Procedure Improves Quality of Life for Patients with Emphysema, COPD
Lung Disease Treatment
The long-term affects of smoking finally caught up with Patricia Cooney of Trenton. Routine matters like walking up and down stairs or pushing the vacuum cleaner zapped her energy and left her gasping for air.
Cooney was afflicted with chronic obstructive pulmonary disease (COPD), a common end-stage lung disease. It is the fourth-leading cause of death in the United States.
But after undergoing lung volume reduction surgery at Henry Ford Hospital, Cooney's lung function improved dramatically. She's breathing better for the first time in 10 years.
"I feel like I have a whole new life," says the grandmother of 10. "It's given me a gift: the biggest gift that I can remember."
Henry Ford is the only hospital in metro Detroit performing lung volume reduction surgery, and one of only two hospitals that perform it in Michigan.
The surgery is for patients suffering from severe emphysema and COPD, which are caused primarily by smoking. Over time the lung tissue loses its elasticity and collapses when a person exhales, trapping air in the lungs. The trapped air keeps fresh air and oxygen from entering the lungs, impeding breathing.
"People with severe emphysema or COPD have only two treatments for prolonging their life: supplemental oxygen or lung volume reduction surgery," says Kevin Chan, M.D., a Henry Ford pulmonologist. "This surgery has shown to improve patients' quality of life and life span."
The surgery involves removing damaged lung tissue, about 20-30 percent, to allow the remaining lung and breathing muscles to work more efficiently and improve breathing. Many patients who were oxygen dependent no longer require oxygen after surgery.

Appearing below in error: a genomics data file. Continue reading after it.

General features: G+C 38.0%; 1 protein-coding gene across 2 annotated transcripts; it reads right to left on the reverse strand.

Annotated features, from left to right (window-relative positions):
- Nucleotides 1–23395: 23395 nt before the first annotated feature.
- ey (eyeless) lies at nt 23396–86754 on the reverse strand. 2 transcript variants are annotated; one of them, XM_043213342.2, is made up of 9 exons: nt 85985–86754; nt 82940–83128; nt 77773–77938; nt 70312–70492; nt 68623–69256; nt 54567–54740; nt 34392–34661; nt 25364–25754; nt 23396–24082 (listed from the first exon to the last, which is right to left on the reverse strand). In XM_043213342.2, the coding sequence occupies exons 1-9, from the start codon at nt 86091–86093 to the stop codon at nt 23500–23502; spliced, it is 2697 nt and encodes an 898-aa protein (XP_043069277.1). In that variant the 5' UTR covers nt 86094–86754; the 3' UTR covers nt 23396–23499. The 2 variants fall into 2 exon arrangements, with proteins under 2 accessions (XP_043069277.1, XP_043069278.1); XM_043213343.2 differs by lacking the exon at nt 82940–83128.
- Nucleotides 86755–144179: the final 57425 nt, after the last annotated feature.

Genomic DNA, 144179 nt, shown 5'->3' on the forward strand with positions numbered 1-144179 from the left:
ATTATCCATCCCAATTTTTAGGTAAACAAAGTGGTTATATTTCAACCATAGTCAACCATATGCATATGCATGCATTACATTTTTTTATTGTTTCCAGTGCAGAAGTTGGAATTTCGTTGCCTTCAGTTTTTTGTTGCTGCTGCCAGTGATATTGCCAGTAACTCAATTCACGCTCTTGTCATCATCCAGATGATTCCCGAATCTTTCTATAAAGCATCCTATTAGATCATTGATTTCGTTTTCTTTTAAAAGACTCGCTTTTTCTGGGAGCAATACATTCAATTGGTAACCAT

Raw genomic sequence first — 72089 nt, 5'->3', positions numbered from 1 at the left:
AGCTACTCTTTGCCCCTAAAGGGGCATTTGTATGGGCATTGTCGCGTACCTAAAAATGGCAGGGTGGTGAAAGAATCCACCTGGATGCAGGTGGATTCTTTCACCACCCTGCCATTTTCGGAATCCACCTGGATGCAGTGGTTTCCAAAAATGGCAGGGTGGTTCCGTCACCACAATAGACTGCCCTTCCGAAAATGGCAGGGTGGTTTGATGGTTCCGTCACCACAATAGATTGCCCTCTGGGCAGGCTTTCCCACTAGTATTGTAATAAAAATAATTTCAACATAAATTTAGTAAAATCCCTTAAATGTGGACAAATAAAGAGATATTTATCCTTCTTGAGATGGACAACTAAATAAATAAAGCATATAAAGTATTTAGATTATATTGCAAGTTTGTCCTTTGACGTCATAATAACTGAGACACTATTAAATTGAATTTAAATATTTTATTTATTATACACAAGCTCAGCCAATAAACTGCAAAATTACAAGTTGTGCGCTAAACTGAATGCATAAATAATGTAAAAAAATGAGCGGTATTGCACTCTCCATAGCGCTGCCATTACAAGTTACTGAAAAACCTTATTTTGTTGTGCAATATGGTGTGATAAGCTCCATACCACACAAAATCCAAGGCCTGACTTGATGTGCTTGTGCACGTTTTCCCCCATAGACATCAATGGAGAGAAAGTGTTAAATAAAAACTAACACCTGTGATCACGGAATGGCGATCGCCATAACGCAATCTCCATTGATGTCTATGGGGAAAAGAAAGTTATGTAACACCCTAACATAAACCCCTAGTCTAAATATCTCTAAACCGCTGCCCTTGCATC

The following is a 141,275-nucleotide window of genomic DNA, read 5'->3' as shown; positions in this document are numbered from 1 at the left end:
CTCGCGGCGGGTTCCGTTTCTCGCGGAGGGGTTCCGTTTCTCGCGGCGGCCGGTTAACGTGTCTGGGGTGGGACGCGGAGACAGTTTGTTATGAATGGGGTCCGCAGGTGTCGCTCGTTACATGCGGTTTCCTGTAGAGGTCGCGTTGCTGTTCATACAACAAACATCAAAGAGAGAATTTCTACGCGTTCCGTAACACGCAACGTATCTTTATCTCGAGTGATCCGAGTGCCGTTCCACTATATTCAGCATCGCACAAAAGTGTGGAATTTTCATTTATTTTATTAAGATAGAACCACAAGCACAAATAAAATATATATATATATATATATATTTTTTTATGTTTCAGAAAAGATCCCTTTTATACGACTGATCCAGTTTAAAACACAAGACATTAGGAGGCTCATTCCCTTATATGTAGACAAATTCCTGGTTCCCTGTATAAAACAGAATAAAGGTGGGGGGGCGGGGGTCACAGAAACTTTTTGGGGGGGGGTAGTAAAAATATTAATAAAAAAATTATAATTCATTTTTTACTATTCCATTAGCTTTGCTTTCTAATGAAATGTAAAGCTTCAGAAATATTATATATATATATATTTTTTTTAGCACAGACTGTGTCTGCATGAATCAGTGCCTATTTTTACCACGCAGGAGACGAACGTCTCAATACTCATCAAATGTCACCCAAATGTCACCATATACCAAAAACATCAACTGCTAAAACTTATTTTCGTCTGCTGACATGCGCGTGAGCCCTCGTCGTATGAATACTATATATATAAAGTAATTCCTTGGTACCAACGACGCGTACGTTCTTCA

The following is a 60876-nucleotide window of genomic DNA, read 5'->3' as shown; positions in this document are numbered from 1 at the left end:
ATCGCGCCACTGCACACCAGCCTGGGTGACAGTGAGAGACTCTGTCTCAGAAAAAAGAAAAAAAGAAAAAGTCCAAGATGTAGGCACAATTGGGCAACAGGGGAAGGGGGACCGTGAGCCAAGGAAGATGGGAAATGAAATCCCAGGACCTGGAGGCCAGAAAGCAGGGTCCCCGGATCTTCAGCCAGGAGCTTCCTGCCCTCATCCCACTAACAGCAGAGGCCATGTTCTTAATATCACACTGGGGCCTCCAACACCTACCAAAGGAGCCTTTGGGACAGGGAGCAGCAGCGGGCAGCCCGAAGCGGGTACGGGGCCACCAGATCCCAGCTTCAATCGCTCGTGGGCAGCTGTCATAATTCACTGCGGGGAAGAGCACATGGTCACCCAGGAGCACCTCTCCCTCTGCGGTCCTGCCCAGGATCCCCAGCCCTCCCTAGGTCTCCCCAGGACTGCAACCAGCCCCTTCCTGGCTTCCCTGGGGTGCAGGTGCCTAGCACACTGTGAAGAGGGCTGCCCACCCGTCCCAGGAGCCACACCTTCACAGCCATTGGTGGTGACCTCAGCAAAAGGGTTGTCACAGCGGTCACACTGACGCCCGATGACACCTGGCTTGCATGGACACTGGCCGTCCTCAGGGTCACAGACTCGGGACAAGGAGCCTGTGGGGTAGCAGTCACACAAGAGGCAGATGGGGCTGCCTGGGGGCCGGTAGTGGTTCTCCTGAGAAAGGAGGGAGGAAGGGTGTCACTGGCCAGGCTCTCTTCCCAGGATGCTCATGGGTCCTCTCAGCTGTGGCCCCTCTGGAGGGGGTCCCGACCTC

Recent studies published in the Journal of Thoracic and Cardiovascular Surgery and New England Journal of Medicine concluded that lung volume reduction surgery improved patients' breathing and enhanced their quality of life.
Eligible patients are typically older than 65, stopped smoking at least six months prior to evaluation for surgery, are on supplemental oxygen, and engage in limited exercise.
Before surgery patients participate in four weeks of a supervised pulmonary exercise program to determine their eligibility for surgery. The program teaches breathing techniques and exercises to strengthen breathing muscles and increase endurance. Patients also undergo four weeks of pulmonary rehabilitation after surgery as part of their reconditioning and treatment plan.
"Pulmonary rehabilitation is an important component of this treatment option," Dr. Chan says. "A patient's ability to exercise and perform normal activities usually improves with rehabilitation after surgery, so we want our patients to make it a permanent part of their daily routine."
Heny Ford Hospital